Annie Besant has been a busy person. She is a British writer, but she is also a woman’s rights advocate and reformer, an orator, and politically active socialist. She was born Annie Wood in London in 1847. Her father died and her mother could not take care of her, so she lived with a friend of her mother. Eventually she married a Reverend, Frank Besant, but she was unhappy and began to question her religious views. They had two children together. They could not get along and were legally separated. She rejected Christianity and joined the Secular Society. She started her writing career writing articles about Women’s Rights for the National Reformer, a radical newspaper.
She advocated birth control and contraception alongside her close associate Charles Bradlaugh (editor of The National Reformer), and it didn’t make her life any easier. They almost went to prison for the publishing of The Fruit of Philosophy, written by Charles Knowlton, which supported birth control. Despite opposition from the Church and authorities, Besant and Brandlaugh stood their ground, stating in The National Reformer, “We intend to publish nothing we do not think we can morally defend. All we publish we will defend” (Besant 116) After their court case, She wrote another book advocating these ideas, The Laws of Population, to replace Knowlton’s book on the shelves. Publishing this lead to her husband being able to persuade courts to let him to take custody of their daughter.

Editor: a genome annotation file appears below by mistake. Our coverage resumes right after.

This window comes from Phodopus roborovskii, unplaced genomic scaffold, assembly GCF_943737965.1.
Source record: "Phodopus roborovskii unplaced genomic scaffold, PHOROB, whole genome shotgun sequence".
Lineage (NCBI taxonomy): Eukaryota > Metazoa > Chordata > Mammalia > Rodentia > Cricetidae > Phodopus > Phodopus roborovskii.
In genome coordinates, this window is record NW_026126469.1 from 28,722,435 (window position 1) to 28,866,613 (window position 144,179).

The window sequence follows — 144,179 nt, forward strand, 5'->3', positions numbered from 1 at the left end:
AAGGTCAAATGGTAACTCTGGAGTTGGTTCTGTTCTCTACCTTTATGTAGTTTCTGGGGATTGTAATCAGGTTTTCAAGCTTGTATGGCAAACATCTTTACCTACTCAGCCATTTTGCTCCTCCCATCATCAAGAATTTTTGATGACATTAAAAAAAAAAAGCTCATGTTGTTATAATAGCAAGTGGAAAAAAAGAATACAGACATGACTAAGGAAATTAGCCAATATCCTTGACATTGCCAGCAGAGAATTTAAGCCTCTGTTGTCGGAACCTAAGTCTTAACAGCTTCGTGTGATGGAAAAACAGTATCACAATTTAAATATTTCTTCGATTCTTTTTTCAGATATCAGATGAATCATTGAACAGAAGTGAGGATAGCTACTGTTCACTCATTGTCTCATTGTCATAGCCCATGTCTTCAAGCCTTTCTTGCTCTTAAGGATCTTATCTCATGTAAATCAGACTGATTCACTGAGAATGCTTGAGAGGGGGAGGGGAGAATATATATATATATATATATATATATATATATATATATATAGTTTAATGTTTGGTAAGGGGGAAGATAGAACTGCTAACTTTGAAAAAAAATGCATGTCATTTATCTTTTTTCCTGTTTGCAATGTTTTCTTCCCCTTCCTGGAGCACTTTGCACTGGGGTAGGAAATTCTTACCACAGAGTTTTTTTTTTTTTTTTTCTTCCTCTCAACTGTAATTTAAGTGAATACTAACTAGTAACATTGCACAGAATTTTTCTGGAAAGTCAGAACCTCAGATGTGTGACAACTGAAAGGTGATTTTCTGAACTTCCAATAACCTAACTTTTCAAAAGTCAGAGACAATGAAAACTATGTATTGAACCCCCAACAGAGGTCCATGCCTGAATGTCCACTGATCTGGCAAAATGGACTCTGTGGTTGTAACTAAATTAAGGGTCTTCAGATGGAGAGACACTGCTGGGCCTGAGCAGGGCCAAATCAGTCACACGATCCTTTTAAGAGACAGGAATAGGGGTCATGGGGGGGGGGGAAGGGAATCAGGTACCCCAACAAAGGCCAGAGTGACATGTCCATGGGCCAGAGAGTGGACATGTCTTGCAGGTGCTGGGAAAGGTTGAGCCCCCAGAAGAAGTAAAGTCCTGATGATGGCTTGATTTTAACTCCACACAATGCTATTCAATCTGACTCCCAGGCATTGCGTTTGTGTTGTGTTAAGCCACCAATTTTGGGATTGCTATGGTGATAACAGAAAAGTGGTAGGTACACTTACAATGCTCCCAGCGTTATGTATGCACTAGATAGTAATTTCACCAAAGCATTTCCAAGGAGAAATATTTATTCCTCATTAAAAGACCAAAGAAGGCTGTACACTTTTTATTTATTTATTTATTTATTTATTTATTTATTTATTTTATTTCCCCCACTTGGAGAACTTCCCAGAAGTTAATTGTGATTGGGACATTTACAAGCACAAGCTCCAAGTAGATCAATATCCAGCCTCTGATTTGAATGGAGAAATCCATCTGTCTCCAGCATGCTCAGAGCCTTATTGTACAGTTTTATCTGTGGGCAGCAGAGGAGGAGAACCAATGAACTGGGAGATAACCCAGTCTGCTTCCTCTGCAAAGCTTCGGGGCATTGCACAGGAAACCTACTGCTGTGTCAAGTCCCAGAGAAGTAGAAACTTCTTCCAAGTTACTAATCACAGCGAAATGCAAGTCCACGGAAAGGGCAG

She is also a public speaker, for which she is acclaimed. She became involved in socialist and union activities, and after being motivated by Clementina Black, helped Match-making women to form the Matchgirls Union, and instigated the Bryant and May Matchgirls strike, which was successful. The Bryant and May system has ended its system of fining its workers and its use to yellow phosphorus, due to the reporting of Besant and her cohorts.
She has become involved in a religious movement known as Theosophy, a movement based on Hindu ideas, and moved to India where she lives to this day. She still remains involved in political action and women’s rights, contributing to British newspapers from afar.
Simkin, John. “Annie Besant.” Spartacus Educational. http://spartacus-educational.com/Wbesant.htm. Accessed 3 December 2016.
Besant, Annie. Autobiographical Sketches. Freethought Publishing, 1885.